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As a software engineer, most of us grow up with this kind of one sided mentality about ROI. We always push for the technical mastery; we want to use the fanciest framework, use shiny things like GraphQL and other buzzy technologies, but at the end, the people who know how to sell get the most money, at least in my experience. It's hard to swap the chip from being overly technical to be a good seller.

I was reading this out to my mentor and we both had a good laugh . People spend a fortune and burn years at college to earn degrees just to make some basic living only to see the sales guy with no degree taking home the big dough .
 

dkostadinov01

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May 31, 2019
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I know the following is completely bound to time but

If it's him doing the website I recommend to sell his skills rather than a project, because selling projects is a pain in the a$$, you have to deal with so much stuff you can't control at all and the client has always something to say at the end..

What I do for the moment is looking for a company that hire a dev (frontend, backend, fullstack etc..) and tell them I want to work with them BUT as a freelance, so we make a contract like 6months fulltime with 2month notice, at x€ / day (a day == 7h), so you are doing the exact same thing as an employee but you are free to get other clients or move at the end of the contract, plus you can make up to 3 or 4x of what you could earn as en employee.

The other thing he can try is to sell the time of other devs if he does not have the skills.

My point is, I worked 4years in web agencies (around the world) and it was a real pain to look for clients, selling websites, you have to make a very specific contract with all the features, responsive or not, on which browser etc...

Selling your skills is easy as a pie and you get paid for what you did at the end of the month, not 2month after the project because the client thinks it's not done or because you have poorly evaluate the time needed to achieve it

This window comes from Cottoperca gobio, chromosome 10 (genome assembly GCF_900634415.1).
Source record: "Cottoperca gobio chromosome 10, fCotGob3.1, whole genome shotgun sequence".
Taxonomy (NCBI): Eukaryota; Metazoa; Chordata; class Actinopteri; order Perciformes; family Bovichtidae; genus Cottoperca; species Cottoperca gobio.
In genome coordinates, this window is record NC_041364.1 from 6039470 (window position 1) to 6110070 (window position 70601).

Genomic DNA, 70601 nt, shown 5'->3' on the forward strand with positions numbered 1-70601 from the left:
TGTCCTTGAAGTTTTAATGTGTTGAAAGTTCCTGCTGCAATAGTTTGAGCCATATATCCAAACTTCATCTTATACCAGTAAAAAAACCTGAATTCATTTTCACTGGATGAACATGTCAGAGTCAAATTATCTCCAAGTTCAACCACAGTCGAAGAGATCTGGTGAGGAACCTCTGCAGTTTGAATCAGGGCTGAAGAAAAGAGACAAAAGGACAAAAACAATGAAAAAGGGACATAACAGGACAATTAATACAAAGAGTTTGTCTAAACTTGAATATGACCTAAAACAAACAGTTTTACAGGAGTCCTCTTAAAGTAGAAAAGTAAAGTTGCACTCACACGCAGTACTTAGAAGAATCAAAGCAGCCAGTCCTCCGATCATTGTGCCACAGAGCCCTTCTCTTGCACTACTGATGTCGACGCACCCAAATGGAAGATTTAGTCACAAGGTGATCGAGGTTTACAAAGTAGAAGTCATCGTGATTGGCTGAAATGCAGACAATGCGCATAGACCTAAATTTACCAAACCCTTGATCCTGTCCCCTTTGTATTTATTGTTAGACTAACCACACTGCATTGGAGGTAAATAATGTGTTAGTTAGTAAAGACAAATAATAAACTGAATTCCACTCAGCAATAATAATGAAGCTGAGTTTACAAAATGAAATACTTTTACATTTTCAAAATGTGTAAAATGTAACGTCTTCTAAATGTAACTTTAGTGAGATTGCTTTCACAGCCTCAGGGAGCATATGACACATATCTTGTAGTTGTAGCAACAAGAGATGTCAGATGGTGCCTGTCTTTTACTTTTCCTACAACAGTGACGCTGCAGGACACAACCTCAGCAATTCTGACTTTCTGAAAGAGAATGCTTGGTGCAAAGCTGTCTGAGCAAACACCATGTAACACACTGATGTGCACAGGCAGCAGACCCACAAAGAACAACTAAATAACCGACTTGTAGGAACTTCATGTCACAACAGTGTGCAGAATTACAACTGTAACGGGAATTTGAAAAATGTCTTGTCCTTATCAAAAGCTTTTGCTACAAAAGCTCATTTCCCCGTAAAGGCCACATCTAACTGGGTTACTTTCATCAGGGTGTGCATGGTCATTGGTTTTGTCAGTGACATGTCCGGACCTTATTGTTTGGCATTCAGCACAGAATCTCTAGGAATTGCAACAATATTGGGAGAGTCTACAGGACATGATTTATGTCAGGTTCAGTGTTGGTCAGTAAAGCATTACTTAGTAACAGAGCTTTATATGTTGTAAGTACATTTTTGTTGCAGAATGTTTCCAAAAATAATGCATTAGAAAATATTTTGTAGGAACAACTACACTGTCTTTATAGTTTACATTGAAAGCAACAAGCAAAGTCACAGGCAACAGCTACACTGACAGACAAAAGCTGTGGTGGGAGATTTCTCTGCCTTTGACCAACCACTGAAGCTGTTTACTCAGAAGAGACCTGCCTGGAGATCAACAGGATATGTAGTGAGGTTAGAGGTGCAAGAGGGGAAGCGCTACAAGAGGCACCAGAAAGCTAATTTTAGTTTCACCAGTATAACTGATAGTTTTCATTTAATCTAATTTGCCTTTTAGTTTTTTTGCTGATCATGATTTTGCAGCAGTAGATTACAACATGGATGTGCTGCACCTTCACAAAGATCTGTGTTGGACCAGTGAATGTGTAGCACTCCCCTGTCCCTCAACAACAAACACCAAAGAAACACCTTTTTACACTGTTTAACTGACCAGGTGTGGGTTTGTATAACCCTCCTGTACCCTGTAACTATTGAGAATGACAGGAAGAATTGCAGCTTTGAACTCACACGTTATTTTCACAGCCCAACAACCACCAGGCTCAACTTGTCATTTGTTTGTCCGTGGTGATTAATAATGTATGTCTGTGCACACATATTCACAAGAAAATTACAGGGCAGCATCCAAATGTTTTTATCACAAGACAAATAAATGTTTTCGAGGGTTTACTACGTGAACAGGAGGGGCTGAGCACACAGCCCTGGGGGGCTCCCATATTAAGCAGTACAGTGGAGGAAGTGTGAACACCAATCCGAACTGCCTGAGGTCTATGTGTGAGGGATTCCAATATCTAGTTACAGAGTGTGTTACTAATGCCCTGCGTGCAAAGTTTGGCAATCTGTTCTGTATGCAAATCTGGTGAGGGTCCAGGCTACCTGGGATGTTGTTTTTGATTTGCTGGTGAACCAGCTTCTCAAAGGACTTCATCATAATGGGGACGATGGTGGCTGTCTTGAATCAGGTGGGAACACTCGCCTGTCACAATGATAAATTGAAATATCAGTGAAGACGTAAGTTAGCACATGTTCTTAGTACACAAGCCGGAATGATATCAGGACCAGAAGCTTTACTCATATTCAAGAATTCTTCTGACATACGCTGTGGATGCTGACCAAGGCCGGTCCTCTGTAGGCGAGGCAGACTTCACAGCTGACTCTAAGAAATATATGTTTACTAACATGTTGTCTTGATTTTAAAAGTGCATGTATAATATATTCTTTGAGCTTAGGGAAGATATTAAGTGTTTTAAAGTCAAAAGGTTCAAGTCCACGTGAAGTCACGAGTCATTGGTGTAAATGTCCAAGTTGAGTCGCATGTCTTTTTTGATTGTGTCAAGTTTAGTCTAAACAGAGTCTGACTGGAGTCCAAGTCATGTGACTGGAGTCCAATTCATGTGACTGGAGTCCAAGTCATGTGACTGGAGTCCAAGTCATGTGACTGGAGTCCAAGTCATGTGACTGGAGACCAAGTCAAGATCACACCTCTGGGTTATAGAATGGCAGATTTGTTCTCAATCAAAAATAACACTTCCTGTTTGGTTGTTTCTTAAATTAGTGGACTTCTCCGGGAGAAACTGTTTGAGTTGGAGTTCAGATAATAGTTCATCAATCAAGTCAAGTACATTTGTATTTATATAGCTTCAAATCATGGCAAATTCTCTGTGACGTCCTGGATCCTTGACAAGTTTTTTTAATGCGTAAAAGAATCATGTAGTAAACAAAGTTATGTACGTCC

Thanks for the heads up and stopping me before wasting months on this subject. :D

As a Computer Scientist student I'll go and work myself for now until I gather enough decent money to start my original business idea.
 

AppMan

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May 25, 2019
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So is the process:

1. Offer businesses their own website
2. Look for affordable website developers
3. Provide website to the business
What do you mean by point 1, , do you mean redesign their website then show it to them to buy it? What if they refuse?
 

dkostadinov01

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May 31, 2019
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What do you mean by point 1, , do you mean redesign their website then show it to them to buy it? What if they refuse?
You can refuse to pay the freelancer If he doesnt get the job done. However this is very dirty business...
 

AppMan

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May 25, 2019
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You can refuse to pay the freelancer If he doesnt get the job done. However this is very dirty business...
I dont think this is sustainable unless designing the website cost you no money such as if you are designer by yourself. however it will cost you time , especially you are doing something to WOW the buyer
 

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mtnman

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Didn't read the whole thread, but this is still valid in 2019. The mistake web designers make (myself included), is not parlaying the immediate capital you get from client projects, into developing assets for yourself alongside the whole time. Otherwise, you'll be chasing your tail forever...
 
OP
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Patrick Jones

Patrick Jones

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If it's him doing the website I recommend to sell his skills rather than a project, because selling projects is a pain in the a$$, you have to deal with so much stuff you can't control at all and the client has always something to say at the end..
That's why you want your involvement to stop at collecting the commission. Let the developer deal with the actual project.

What I do for the moment is looking for a company that hire a dev (frontend, backend, fullstack etc..) and tell them I want to work with them BUT as a freelance, so we make a contract like 6months fulltime with 2month notice, at x€ / day (a day == 7h), so you are doing the exact same thing as an employee but you are free to get other clients or move at the end of the contract, plus you can make up to 3 or 4x of what you could earn as en employee.
Sounds a lot like slowlane.